Surprising scientific research: Elephants also seem to know each other by name Sciences

The elephants also appear to know each other by name. This is evident from surprising new scientific research, reports sciencealert. If the results are confirmed, the elephant will be the only animal species – after humans – capable of doing this.

Bottlenose dolphins (a type of dolphin; editor) communicate in a similar way, but imitate a unique series of whistle sounds. This system still differs from our way of naming: Liams and Olivias did not come into this world because they made such a sound. It seems that elephants are now more likely to follow the example of humans, which is a random name.

Low frequency

Elephants are known for their trumpet-like sounds, but in reality they communicate mainly through “grunts.” These tones have such a low frequency that they are inaudible to humans. In this way, legionnaires can “talk” to each other over a distance of up to six kilometres.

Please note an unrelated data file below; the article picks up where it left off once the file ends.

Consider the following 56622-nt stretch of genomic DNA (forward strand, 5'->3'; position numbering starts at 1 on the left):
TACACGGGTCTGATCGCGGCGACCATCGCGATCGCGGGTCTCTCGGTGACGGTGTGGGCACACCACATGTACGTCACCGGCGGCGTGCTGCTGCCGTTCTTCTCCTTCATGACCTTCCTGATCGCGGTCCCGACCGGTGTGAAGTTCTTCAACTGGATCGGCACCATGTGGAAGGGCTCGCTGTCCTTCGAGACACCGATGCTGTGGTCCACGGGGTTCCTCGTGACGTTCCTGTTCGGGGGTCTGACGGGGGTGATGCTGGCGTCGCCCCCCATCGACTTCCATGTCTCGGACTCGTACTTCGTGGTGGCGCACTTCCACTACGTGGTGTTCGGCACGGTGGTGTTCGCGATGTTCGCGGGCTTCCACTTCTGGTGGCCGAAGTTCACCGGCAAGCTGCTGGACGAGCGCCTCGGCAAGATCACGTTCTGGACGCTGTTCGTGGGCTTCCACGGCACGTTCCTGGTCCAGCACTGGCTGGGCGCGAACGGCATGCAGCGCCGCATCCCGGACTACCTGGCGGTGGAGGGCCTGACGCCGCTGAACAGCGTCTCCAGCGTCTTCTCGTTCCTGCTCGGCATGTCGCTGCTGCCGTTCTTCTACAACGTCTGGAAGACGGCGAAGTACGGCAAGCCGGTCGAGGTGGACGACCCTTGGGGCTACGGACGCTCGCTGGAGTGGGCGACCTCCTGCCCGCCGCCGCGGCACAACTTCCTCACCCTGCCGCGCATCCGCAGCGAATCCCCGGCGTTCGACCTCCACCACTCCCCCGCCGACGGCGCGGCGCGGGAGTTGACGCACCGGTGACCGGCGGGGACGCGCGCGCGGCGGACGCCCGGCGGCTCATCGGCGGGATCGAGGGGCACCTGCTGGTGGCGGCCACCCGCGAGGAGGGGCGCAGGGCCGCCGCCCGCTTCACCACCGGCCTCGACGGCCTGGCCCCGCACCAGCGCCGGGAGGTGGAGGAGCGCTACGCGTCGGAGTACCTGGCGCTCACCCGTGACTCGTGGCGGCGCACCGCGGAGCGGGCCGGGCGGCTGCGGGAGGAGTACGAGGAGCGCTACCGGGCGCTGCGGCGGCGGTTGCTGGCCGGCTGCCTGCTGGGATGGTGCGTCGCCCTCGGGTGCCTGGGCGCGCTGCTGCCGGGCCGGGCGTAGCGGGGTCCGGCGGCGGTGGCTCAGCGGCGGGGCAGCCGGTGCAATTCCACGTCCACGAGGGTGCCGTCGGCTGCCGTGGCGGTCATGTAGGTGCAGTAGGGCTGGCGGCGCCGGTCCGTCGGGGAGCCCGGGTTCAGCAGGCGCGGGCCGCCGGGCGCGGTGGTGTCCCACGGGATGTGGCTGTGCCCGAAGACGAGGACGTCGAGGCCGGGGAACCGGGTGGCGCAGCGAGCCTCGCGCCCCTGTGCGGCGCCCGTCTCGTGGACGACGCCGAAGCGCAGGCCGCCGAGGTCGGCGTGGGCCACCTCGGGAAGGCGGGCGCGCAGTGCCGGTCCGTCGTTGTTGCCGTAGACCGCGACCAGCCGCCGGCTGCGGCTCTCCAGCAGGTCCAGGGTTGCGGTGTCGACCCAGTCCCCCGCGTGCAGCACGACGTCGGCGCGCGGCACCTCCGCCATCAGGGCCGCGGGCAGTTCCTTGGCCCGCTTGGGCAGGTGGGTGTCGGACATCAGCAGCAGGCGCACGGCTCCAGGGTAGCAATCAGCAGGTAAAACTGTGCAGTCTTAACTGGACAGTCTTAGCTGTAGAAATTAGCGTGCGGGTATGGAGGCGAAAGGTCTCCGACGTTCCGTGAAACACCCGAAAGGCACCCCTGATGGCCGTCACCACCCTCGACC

It is useful, for example, not to lose sight of the herd when searching for food. Calling each other by name will be an added asset.

625 roar

In this context, behavioral ecologist Michael Pardo’s team examined 625 caries in two different sites in Kenya. After analyzing various characteristics, the machine learning algorithm was able to correctly predict the intended destination of the roar.

The elephants moved faster when they heard their name and also responded more quickly. In fact, many quadrupeds used the same growl to address the same recipient. From this, scientists concluded that elephants know each other “by name.” The study still needs to undergo peer review.

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Denton Watson

"Friend of animals everywhere. Evil twitter fan. Pop culture evangelist. Introvert."

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